And then the binges became regular. About every other day, I would eat to the point of pain. It wasn’t always a conscious decision. Sometimes I would be working on a paper, zone out, and find myself standing in the kitchen, 5 cupcakes in. And then I would work out in the gym for HOURS to try and burn it off. I also started drinking laxative tea.
I didn’t really see this as “bad” behavior until the counseling center started posting stuff about Compulsive Binge Eating Disorder.
At first, I didn’t really think it could be me. I mean, I wasn’t fat. I had a problem with food, but it wasn’t showing up externally, so it couldn’t be that bad, right?
During eating disorder awareness week, the counseling center had table set up in the campus breezeway where you could take a body image quiz to enter some kind of raffle. I took it and apaprently scared those ladies shitless; they both gave me their cards and referred me to the weekly group sessions. I was scared to go. What if I was the smallest person there and they told me I didn’t deserve to be there. What if I was the BIGGEST person there and they laughed at me. Worst of all: what if they were right; what if I had some kind of actual problem?
Well, I sucked it up and went. I wasn’t the smallest, or the biggest. We were all about the same size. And all about the same age. And all had the same issues. And until I had a mental breakdown after breaking up with my fiance, it helped.
And then I hit a downward spiral of cigarettes, alcohol and spastic eating.
I gained roughly 40lbs.
Moved to LA, but knew I couldn’t act as such a fat kid, so I started on the documentary as an intern to try and lose weight.
I was diligent at first, but as pressured mounted for me to be “stricter” and lose weight faster, in addition to running out of money, my mother telling me she was going to sue me for my student loans, learning that my aunt would be taking the car back, and working long hours (just to name a few crazy things that happened this past year) I turned back to bingeing. However, because I was so worried about losing weight, I started purging anytime I binged… and I loved the feeling. It was freeing. I got this high off of getting everything out of my system. I started doing it even when I didn’t binge; I did it just to feel skinnier.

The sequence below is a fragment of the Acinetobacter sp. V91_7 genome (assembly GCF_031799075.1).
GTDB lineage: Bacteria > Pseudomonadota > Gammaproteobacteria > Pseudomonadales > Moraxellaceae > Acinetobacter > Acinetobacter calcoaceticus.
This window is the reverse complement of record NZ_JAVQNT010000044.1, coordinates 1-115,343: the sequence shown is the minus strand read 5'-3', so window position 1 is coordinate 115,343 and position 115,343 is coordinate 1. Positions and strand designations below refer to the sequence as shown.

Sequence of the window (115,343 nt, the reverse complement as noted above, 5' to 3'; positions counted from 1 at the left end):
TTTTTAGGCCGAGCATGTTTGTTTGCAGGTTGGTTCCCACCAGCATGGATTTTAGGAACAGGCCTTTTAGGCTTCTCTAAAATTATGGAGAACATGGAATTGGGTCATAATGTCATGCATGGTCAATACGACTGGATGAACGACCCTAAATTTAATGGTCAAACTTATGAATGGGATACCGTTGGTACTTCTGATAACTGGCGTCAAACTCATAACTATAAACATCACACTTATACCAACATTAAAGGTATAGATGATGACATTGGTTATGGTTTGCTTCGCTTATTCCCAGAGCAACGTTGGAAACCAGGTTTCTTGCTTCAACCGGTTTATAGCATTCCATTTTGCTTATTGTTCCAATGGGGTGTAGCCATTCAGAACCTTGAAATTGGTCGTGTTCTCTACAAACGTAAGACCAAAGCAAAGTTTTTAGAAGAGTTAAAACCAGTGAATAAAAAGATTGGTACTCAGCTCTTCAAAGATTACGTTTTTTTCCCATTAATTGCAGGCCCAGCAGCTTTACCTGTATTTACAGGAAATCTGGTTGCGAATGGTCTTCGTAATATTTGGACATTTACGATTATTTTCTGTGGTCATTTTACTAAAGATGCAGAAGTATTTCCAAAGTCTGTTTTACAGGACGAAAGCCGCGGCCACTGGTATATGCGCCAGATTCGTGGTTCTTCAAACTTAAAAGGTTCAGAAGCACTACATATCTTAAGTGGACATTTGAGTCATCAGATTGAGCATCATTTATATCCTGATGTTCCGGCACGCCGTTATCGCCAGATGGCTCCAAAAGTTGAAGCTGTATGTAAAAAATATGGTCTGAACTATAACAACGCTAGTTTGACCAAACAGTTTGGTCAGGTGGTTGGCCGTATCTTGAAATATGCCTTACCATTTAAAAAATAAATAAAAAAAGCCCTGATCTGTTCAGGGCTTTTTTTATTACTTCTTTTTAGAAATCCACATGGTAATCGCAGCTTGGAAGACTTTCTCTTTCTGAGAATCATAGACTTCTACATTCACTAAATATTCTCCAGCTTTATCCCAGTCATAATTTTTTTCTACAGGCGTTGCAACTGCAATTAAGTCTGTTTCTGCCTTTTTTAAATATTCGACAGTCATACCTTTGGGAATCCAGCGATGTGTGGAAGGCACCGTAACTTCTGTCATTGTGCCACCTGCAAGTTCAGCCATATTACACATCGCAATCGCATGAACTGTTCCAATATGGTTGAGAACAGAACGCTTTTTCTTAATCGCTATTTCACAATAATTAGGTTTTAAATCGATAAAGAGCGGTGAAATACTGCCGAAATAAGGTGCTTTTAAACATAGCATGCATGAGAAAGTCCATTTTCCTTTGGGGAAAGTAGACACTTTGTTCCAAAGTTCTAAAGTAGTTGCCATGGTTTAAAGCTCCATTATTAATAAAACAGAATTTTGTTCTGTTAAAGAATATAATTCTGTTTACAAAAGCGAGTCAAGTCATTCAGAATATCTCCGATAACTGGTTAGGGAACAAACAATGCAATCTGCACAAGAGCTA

Outwardly, I didn’t think people really noticed. I lost a little weight, but not as much as I thought I “should” have. After all, bulimics are skinny. I couldn’t have been doing it right… so I continued to beat myself up. I tried elimination diets, cleanses, and the Whole30 but every time I denied myself, I binged and purged even harder. I couldn’t stop myself.
Finally I confided in the boy and a huge weight lifted off my shoulders. I WAS good enough without bingeing. Purging was not making me thin. Neither were helping my performance in the gym. So I became determined to stop.
It hasn’t been easy. I haven’t been perfect. I haven’t binged since October, and while I’ve purged here and there, it was always a momentary lapse that in hindsight, had I just reached out to someone, I wouldn’t have had to lose my lunch.
I know my bipolar has a lot to do with my triggers, as do my dietary choices. Too much sugar and too many unrefined carbs are a surefire track to a bad mood and a desire to purge. Too much alcohol and social anxiety will lead me to binge. I’ve realized my two disorders are quite separate. I binge because of feelings of inadequacy, lack of self esteem, and a general emptiness. I purge because I have a poor body image and get frustrated by my inability to “just be skinny again.” On the one hand, it’s nice that I know myself better now, but I’m still trying to maintain control over it. Fixing my mineral levels and blood pressure with supplements helped get me to want to make a change, but it’s the support I have around me that enables me to stay on track.
So if you’re struggling, know you’re not alone. If you’re about to binge or purge, take a breath and step back. Try to do something else; anything else. Reach out to someone. You don’t need to tell them exactly what’s wrong; just say you wanted someone to chat with. If there’s no one you trust to confide in, shoot me an e-mail at firstname.lastname@example.org. I’m more than happy to listen, and if you’re in the LA area, we could even meet for a walk or coffee or something. I know how much it sucks to feel alone in this. You don’t have to be.
So as you enjoy your Thanksgiving and holiday festivities, keep in mind that even those who appear happy and look healthy on the outside, could be battling crazy things inside.
And so I give thanks. For my health, for those who give me love and support, and for being strong enough to want to make a change.